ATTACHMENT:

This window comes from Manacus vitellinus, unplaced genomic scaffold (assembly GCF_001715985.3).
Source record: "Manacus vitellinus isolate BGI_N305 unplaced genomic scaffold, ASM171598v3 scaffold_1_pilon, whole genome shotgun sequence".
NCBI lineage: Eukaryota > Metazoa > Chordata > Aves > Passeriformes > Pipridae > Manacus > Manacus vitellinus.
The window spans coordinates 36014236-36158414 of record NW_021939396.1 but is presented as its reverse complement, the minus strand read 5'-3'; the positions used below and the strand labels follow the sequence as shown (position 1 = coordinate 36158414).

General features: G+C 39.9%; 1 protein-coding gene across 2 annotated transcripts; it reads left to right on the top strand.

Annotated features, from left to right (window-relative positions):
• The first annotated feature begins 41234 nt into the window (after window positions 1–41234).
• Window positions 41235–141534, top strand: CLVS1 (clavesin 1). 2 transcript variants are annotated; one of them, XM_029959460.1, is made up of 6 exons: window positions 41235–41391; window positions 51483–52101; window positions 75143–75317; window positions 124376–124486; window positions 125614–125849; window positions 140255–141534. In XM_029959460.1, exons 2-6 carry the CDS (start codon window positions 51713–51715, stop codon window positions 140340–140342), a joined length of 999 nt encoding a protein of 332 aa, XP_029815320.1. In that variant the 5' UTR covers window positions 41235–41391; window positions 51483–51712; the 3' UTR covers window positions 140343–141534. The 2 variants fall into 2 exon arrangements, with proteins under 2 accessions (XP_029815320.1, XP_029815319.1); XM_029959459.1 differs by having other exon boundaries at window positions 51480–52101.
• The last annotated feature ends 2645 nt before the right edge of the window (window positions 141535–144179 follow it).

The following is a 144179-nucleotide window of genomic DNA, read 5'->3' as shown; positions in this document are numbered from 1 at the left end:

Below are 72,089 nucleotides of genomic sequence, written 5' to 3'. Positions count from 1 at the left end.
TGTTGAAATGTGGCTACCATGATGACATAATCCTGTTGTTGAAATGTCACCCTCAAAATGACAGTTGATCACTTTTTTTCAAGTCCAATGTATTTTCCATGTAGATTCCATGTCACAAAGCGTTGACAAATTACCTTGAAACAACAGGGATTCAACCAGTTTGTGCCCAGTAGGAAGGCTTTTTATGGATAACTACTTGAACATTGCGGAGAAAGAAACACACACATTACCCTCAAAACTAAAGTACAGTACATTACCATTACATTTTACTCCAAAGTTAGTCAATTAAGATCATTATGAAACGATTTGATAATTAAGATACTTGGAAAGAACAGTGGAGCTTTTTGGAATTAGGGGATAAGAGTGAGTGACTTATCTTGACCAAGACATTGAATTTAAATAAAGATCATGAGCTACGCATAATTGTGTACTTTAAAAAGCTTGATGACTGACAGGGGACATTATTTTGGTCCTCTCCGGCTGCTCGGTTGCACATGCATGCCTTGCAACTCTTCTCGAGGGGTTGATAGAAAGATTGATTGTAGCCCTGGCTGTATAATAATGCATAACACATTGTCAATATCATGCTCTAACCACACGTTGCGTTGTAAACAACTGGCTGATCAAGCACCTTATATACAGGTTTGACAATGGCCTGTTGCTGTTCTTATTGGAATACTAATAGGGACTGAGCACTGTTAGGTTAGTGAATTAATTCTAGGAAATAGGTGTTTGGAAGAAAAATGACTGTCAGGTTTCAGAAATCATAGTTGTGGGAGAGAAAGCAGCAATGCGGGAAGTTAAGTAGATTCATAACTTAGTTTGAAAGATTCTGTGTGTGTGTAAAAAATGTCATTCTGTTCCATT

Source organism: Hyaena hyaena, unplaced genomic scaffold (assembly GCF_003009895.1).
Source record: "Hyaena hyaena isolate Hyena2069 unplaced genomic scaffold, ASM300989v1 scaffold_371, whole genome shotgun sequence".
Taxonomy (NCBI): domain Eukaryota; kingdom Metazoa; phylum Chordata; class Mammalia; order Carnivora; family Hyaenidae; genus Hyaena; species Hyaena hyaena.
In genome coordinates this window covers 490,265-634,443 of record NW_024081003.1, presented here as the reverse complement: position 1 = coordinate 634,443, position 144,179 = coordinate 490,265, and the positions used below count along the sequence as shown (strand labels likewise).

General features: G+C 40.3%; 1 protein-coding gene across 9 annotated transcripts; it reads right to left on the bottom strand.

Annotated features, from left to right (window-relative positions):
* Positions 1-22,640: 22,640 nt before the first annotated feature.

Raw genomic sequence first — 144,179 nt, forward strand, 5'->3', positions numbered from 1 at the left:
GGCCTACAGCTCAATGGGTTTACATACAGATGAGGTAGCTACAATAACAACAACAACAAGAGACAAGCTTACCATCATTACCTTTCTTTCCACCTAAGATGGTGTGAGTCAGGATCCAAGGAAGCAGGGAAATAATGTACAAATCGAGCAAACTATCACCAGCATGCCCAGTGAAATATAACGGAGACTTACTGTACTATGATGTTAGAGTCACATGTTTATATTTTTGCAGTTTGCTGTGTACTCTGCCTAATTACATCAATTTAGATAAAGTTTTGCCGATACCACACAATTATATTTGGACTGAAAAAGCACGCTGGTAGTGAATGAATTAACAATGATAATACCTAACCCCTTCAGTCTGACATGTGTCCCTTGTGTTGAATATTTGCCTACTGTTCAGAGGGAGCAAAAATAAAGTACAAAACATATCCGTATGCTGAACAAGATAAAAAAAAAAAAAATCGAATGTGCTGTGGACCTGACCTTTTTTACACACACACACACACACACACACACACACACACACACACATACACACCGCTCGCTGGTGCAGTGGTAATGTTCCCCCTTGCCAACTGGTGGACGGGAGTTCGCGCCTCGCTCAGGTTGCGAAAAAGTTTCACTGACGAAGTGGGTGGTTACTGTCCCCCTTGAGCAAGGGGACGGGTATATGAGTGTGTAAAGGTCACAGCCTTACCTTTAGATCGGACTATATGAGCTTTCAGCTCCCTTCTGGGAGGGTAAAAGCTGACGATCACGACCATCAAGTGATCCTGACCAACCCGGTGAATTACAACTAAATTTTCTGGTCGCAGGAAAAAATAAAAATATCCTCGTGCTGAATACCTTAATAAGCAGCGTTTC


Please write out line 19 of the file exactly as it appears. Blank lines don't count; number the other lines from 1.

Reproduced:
* Positions 1-22,640: 22,640 nt before the first annotated feature.